A brief history of Tennessee Williams
The life of Tennessee Williams reads like one of his plays. Born in Columbus, Mississippi, his childhood was marred by an illness that paralysed his legs for two years, a period during which his mother gave him a typewriter and encouraged him to write. His illness also saved him from the abusive attention of his father, Cornelius, who instead beat his able-bodied brother, Dakin.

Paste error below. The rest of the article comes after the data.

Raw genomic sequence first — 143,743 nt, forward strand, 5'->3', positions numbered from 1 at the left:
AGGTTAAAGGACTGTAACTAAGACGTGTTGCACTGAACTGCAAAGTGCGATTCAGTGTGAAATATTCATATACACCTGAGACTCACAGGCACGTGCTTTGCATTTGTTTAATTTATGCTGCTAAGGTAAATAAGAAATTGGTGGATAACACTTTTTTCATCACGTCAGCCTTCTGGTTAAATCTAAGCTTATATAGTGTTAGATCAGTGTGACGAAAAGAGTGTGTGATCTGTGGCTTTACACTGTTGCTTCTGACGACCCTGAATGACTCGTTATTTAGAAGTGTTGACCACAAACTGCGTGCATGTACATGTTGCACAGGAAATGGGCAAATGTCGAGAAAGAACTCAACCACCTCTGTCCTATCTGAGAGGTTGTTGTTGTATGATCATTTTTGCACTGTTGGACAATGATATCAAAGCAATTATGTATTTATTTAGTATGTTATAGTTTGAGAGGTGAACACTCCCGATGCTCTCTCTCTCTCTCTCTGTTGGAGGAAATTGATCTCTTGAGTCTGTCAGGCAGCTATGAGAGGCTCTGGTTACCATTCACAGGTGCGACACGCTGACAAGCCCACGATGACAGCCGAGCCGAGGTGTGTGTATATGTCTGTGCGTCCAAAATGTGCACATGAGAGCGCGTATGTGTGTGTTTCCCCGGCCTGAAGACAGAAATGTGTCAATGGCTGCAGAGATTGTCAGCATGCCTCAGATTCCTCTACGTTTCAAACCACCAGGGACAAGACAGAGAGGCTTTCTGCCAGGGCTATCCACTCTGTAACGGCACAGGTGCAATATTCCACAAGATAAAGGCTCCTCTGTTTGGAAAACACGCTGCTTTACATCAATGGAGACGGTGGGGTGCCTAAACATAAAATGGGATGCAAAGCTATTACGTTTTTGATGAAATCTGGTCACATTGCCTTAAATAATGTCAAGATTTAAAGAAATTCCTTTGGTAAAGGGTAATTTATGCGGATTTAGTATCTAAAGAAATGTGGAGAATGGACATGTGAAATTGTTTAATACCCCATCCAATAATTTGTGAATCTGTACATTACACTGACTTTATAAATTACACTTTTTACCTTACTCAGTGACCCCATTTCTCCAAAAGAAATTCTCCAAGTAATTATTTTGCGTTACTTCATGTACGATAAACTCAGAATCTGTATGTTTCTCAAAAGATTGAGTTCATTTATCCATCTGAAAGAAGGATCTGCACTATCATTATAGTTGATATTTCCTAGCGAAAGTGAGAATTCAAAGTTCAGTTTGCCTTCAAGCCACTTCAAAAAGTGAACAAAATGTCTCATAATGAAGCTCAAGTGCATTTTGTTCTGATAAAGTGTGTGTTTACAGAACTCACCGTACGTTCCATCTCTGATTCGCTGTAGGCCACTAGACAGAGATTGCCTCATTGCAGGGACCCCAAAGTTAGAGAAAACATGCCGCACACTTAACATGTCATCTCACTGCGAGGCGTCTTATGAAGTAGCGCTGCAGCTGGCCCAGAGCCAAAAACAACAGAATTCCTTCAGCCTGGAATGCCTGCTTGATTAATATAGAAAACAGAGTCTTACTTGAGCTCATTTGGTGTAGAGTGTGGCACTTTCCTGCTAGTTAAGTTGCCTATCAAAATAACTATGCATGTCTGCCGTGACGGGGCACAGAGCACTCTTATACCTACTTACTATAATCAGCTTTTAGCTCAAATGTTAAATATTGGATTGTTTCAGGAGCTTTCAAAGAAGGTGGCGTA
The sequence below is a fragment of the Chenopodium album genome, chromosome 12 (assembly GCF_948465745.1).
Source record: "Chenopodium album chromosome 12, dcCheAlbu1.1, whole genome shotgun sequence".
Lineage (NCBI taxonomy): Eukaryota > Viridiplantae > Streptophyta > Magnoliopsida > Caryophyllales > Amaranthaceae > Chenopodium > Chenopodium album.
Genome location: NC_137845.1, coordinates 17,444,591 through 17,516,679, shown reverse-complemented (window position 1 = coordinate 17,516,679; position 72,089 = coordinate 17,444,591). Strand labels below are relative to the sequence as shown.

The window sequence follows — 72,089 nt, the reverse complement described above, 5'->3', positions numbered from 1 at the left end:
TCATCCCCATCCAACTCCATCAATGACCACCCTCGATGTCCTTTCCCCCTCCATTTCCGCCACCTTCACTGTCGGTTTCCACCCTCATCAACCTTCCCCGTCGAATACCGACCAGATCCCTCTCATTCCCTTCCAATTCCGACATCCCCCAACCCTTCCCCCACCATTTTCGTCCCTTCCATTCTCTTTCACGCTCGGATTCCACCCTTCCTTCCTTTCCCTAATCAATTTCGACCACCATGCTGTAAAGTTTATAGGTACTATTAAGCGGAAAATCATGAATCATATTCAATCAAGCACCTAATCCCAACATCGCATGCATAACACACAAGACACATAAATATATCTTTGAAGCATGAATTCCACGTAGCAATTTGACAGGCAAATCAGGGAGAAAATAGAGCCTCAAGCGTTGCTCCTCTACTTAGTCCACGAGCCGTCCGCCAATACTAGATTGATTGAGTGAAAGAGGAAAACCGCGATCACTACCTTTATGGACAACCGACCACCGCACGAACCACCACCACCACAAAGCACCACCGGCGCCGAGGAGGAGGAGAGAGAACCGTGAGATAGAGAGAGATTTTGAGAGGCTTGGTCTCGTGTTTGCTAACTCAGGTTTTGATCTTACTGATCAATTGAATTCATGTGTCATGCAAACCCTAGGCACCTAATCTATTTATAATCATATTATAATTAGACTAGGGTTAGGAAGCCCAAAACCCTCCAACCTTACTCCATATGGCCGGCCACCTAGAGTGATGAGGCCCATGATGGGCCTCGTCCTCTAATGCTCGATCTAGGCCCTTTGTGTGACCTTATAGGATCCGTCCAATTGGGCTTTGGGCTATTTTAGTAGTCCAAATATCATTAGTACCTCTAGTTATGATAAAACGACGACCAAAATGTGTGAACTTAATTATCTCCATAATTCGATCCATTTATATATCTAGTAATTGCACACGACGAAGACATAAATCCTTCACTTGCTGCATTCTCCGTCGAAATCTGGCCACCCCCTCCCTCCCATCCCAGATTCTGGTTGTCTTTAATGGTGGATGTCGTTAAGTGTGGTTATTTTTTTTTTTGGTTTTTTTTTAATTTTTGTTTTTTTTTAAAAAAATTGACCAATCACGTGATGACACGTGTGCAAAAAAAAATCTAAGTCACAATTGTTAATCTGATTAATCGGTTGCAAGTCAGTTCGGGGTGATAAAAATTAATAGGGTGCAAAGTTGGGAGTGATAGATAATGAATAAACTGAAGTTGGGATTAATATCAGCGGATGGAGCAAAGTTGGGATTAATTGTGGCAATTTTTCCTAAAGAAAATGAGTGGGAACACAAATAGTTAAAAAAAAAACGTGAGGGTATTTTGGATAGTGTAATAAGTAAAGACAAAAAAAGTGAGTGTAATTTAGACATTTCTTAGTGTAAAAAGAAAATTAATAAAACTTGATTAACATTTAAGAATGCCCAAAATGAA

Williams was very close to his sister, a slim Southern belle who was diagnosed with schizophrenia at an early age, locked up in an asylum for most of her life and eventually subjected to a prefrontal lobotomy, a surgical procedure that removed part of her brain and left her incapacitated for the rest of her life. This fractious family life was to prove a fertile source of inspiration for Williams: a lobotomy operation features in Suddenly, Last Summer (which will be staged at the Tron this year) and the character Laura Wingfield in The Glass Menagerie is reputedly based on his own mother. Despite critical and commercial success, including a spell writing for the movies that spawned A Streetcar Named Desire and Cat on a Hot Tin Roof, Williams eventually died alone in a hotel room, drug-addicted and drink-addled. He had choked on the lid of an eyedrop bottle.